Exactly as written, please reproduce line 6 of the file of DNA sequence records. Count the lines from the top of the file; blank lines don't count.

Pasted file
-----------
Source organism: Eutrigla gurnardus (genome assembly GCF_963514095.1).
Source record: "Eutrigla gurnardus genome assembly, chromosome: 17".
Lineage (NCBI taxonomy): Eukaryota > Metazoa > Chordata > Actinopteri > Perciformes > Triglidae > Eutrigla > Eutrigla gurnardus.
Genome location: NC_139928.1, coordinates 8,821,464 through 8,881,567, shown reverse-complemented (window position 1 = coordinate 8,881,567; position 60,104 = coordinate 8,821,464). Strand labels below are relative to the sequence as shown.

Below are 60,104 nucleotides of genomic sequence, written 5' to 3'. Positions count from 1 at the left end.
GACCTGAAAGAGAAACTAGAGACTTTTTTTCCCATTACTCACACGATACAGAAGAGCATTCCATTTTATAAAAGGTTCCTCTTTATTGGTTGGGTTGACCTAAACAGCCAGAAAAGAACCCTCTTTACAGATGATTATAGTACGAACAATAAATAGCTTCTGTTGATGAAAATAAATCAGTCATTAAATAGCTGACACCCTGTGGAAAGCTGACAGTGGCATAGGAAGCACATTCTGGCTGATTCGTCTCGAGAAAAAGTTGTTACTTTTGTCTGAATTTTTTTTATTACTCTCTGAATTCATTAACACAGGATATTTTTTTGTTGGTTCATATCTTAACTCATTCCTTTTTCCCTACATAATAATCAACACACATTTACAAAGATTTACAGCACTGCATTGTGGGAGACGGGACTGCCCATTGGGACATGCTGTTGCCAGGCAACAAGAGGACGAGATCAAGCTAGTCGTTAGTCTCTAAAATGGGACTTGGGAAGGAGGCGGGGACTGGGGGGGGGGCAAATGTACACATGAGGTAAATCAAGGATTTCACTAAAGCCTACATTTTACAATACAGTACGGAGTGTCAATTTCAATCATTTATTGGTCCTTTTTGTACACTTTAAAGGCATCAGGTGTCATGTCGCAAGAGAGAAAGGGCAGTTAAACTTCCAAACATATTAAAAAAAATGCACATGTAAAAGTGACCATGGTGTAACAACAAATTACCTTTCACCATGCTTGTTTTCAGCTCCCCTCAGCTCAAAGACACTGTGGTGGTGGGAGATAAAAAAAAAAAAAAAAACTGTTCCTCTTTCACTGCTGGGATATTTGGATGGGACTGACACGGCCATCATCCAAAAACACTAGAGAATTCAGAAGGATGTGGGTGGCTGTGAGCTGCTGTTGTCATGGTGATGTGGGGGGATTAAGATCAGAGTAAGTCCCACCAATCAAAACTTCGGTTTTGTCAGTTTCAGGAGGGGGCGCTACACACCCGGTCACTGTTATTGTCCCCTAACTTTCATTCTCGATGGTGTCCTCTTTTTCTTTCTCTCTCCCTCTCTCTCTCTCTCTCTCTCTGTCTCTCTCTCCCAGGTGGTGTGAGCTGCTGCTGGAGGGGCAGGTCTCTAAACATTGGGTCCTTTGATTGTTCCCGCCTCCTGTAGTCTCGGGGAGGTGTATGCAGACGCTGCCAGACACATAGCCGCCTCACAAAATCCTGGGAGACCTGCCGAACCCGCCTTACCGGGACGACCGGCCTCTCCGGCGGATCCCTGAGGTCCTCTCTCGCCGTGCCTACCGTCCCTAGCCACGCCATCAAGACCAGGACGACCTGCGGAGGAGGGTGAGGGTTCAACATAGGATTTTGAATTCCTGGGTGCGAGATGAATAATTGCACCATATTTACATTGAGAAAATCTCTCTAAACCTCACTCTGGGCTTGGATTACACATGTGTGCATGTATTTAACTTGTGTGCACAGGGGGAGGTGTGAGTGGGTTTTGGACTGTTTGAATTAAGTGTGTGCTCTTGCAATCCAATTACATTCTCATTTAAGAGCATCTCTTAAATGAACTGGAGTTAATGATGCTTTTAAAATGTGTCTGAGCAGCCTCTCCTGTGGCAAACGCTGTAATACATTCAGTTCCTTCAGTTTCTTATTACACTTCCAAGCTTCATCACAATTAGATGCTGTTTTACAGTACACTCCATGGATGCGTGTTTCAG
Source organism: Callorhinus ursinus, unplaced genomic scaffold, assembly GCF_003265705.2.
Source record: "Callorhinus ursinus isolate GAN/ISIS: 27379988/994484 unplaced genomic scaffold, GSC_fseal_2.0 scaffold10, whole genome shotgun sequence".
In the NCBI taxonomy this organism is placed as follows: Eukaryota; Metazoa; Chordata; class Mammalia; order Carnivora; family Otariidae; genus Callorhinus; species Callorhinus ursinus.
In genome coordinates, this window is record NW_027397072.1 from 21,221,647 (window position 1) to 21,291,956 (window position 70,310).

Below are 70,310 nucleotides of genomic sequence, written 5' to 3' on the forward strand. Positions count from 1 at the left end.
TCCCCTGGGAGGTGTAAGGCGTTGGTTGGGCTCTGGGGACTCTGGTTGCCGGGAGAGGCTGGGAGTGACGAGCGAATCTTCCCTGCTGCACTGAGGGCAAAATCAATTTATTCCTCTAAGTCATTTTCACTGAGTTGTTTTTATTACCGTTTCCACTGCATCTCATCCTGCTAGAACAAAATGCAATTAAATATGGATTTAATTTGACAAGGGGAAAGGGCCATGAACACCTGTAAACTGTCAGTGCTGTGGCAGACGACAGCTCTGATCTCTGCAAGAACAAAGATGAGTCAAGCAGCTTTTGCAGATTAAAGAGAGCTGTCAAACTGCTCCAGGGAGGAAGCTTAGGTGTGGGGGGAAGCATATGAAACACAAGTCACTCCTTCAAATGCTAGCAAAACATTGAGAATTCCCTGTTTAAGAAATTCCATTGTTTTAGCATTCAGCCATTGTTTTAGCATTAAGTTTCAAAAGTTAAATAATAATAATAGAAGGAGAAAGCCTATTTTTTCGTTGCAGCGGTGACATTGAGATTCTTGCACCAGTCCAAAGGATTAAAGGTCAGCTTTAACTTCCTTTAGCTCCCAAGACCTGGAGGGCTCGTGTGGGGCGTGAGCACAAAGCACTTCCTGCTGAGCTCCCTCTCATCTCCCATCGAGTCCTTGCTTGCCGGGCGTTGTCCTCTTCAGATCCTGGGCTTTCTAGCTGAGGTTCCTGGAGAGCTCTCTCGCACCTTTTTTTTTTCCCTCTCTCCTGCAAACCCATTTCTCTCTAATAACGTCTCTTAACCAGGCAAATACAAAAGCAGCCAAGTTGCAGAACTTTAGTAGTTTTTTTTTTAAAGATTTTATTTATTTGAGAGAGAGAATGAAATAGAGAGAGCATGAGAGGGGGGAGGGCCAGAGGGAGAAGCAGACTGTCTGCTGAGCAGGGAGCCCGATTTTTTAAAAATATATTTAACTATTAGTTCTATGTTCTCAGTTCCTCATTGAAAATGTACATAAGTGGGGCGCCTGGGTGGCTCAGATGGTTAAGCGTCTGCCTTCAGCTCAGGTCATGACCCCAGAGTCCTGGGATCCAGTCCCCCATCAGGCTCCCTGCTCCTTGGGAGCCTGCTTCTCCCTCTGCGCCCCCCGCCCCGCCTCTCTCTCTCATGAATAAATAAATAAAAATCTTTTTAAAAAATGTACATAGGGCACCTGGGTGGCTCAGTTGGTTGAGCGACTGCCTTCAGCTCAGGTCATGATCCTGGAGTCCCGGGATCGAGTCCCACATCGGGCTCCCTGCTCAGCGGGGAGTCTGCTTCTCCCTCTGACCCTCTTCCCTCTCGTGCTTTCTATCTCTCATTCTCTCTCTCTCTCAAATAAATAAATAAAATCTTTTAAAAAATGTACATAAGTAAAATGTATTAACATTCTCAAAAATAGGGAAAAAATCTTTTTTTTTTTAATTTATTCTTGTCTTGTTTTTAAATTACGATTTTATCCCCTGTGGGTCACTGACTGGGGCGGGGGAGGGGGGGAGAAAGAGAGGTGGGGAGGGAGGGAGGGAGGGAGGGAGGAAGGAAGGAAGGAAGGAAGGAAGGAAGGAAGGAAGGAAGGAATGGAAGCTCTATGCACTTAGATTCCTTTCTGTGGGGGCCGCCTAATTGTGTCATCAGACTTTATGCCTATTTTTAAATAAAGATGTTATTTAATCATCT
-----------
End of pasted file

GACCTGAAAGAGAAACTAGAGACTTTTTTTCCCATTACTCACACGATACAGAAGAGCATTCCATTTTATAAAAGGTTCCTCTTTATTGGTTGGGTTGACCTAAACAGCCAGAAAAGAACCCTCTTTACAGATGATTATAGTACGAACAATAAATAGCTTCTGTTGATGAAAATAAATCAGTCATTAAATAGCTGACACCCTGTGGAAAGCTGACAGTGGCATAGGAAGCACATTCTGGCTGATTCGTCTCGAGAAAAAGTTGTTACTTTTGTCTGAATTTTTTTTATTACTCTCTGAATTCATTAACACAGGATATTTTTTTGTTGGTTCATATCTTAACTCATTCCTTTTTCCCTACATAATAATCAACACACATTTACAAAGATTTACAGCACTGCATTGTGGGAGACGGGACTGCCCATTGGGACATGCTGTTGCCAGGCAACAAGAGGACGAGATCAAGCTAGTCGTTAGTCTCTAAAATGGGACTTGGGAAGGAGGCGGGGACTGGGGGGGGGGCAAATGTACACATGAGGTAAATCAAGGATTTCACTAAAGCCTACATTTTACAATACAGTACGGAGTGTCAATTTCAATCATTTATTGGTCCTTTTTGTACACTTTAAAGGCATCAGGTGTCATGTCGCAAGAGAGAAAGGGCAGTTAAACTTCCAAACATATTAAAAAAAATGCACATGTAAAAGTGACCATGGTGTAACAACAAATTACCTTTCACCATGCTTGTTTTCAGCTCCCCTCAGCTCAAAGACACTGTGGTGGTGGGAGATAAAAAAAAAAAAAAAAACTGTTCCTCTTTCACTGCTGGGATATTTGGATGGGACTGACACGGCCATCATCCAAAAACACTAGAGAATTCAGAAGGATGTGGGTGGCTGTGAGCTGCTGTTGTCATGGTGATGTGGGGGGATTAAGATCAGAGTAAGTCCCACCAATCAAAACTTCGGTTTTGTCAGTTTCAGGAGGGGGCGCTACACACCCGGTCACTGTTATTGTCCCCTAACTTTCATTCTCGATGGTGTCCTCTTTTTCTTTCTCTCTCCCTCTCTCTCTCTCTCTCTCTCTGTCTCTCTCTCCCAGGTGGTGTGAGCTGCTGCTGGAGGGGCAGGTCTCTAAACATTGGGTCCTTTGATTGTTCCCGCCTCCTGTAGTCTCGGGGAGGTGTATGCAGACGCTGCCAGACACATAGCCGCCTCACAAAATCCTGGGAGACCTGCCGAACCCGCCTTACCGGGACGACCGGCCTCTCCGGCGGATCCCTGAGGTCCTCTCTCGCCGTGCCTACCGTCCCTAGCCACGCCATCAAGACCAGGACGACCTGCGGAGGAGGGTGAGGGTTCAACATAGGATTTTGAATTCCTGGGTGCGAGATGAATAATTGCACCATATTTACATTGAGAAAATCTCTCTAAACCTCACTCTGGGCTTGGATTACACATGTGTGCATGTATTTAACTTGTGTGCACAGGGGGAGGTGTGAGTGGGTTTTGGACTGTTTGAATTAAGTGTGTGCTCTTGCAATCCAATTACATTCTCATTTAAGAGCATCTCTTAAATGAACTGGAGTTAATGATGCTTTTAAAATGTGTCTGAGCAGCCTCTCCTGTGGCAAACGCTGTAATACATTCAGTTCCTTCAGTTTCTTATTACACTTCCAAGCTTCATCACAATTAGATGCTGTTTTACAGTACACTCCATGGATGCGTGTTTCAG